Eight months have elapsed since I began working on the Syon Abbey archive cataloguing project, and since then I have been cheerfully cataloguing my way through a multitude of fascinating records. You can find out what has already been catalogued via our online catalogue here.
As I reach the halfway point, with a further eight months still ahead of me, I take a look back at some of my highlights of the project so far…
A very special collection of records within the archive are the profession papers, which I first looked at in January 2017. The profession papers record the vows made by novices when they officially entered the order (often referred to as ‘simple’ or ‘temporary profession’) and the renewal of these vows at a later period (often referred to as ‘perpetual’ or ‘solemn profession’). The handwritten profession papers in the Syon Abbey archive date from 1607, when the community was living in Lisbon in Portugal, to the late twentieth century, when the community was settled at South Brent in Devon. It is clear that these documents were of great importance to the community, not only because we know they were kept in a safe at Syon Abbey before they were deposited at the University of Exeter, but also due to the very great care that was taken in creating them. The vows have all been lovingly transcribed and signed, and a large majority of the vows have been beautifully decorated, illuminated and illustrated. Below are four examples of vows illustrated by one of the Syon nuns, Sister Mary Stanislas, in the 1920s. I’m looking forward to cataloguing the profession papers soon as part of the ‘Community’ section of the archive.
History of Women Religious of Britain and Ireland conference
A great highlight of the project for me personally was the opportunity to attend the annual conference of the History of Women Religious of Britain and Ireland (H-WRBI). H-WRBI is a research network which encourages research of women religious, and includes academics, archivists, students and others interested in the history of women religious. This year the conference took place in June at the University College Dublin and the theme was: ‘Sources: Archival, Oral, Visual, Material, Digital’. I gained new knowledge and insight into current research from the fascinating series of papers, which has proved invaluable in understanding the context of the records I have been cataloguing. The conference also impressed me with the sheer variety of research interests and the different ways in which archives have been used and interpreted by those engaged in the study of women religious. I therefore left Dublin feeling inspired and excited to continue cataloguing the Syon Abbey archive, to ensure the archive is as usable as possible for future research and innovation.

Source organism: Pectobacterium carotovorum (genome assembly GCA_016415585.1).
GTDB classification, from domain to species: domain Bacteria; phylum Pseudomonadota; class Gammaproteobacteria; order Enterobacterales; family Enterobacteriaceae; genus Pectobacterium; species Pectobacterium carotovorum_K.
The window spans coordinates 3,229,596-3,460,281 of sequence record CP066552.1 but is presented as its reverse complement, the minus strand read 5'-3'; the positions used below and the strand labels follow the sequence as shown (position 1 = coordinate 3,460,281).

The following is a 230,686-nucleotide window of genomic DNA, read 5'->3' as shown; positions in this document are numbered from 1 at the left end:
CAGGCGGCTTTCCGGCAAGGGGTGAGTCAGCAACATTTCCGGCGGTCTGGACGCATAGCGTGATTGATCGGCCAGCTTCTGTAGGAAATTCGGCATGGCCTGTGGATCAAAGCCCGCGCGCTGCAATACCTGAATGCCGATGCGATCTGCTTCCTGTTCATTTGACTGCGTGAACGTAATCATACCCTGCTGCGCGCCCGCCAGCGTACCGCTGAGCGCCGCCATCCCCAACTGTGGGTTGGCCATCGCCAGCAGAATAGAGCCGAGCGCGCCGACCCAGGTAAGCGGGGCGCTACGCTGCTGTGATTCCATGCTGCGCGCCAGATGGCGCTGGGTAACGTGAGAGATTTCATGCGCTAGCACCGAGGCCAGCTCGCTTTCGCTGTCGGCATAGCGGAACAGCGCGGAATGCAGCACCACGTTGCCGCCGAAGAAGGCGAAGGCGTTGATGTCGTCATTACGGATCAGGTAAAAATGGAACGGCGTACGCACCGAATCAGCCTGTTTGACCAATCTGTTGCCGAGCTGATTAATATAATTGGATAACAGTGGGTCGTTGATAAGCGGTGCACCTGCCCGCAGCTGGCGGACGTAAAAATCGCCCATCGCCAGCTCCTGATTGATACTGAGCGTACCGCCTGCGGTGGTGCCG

You can visit the website of H-WRBI here.
The O’Brien Centre for Science at the University College Dublin, where the conference took place.
What the Abbey Cat Saw
Whilst creating a box list of some unlisted boxes in the archive in December 2016, I came across a pamphlet with the rather delightful title ‘What the Abbey Cat Saw’. I was pleased to have another opportunity to look at it in May this year, when I catalogued it as part of the section ‘Syon Abbey publications and printed matter’. This pamphlet was published in 1957 and written by Abbess Mary Magdalen Nevin. Written from the perspective of Punch, the Abbey cat, it describes daily life at Syon Abbey, providing insight into the structure of a Syon nun’s day and the different personalities within the community, as well recounting some humorous incidents involving the cat! You can find the pamphlet in our catalogue under the reference number: EUL MS 389/PUB/2/1.
Finding a fragment!
In August 2017, I catalogued the financial records in the archive, including a large number of account books. Within one account book I was startled to discover a fragment of parchment that appeared to be from a medieval manuscript! There was significant fire damage to the fragment; however, it was still legible and had a lovely decorated initial in blue and red ink. In addition to the Syon Abbey archive, the University of Exeter’s Special Collections also looks after Syon Abbey’s medieval and modern manuscript collection. Within this collection (reference EUL MS 262) is a folder containing fragments of manuscripts that were found c 1990 in the attic of Syon Abbey in South Brent, Devon. Upon looking through the folder, I was thrilled to find a fragment that corresponded to the newly discovered fragment in script, decoration, and fire damage. The newly discovered fragment has now been removed from the account book (a slip of acid-free paper marks the page from where it was removed) and has been placed with the other fragments in EUL MS 262/fragments. The discovery of this fragment and the reunification with its other half was a very exciting moment. It just goes to show that exciting things can be found in the most unexpected of places – especially in archives!
Detail from a newly-discovered manuscript fragment in EUL MS 262/fragments.
Looking ahead to the next eight months…
Over the next eight months until the project completion at the end of March 2018, I will continue cataloguing the Syon Abbey archive and making the description of the records available for you via our online archives catalogue. I also hope to carry on promoting the archive in a variety of ways, including via this blog, on Twitter, and at conferences next year. At the end of the project I hope to leave behind an archive that is much easier to search and use, as well as some new highlights to share with you!
By Annie, Project Archivist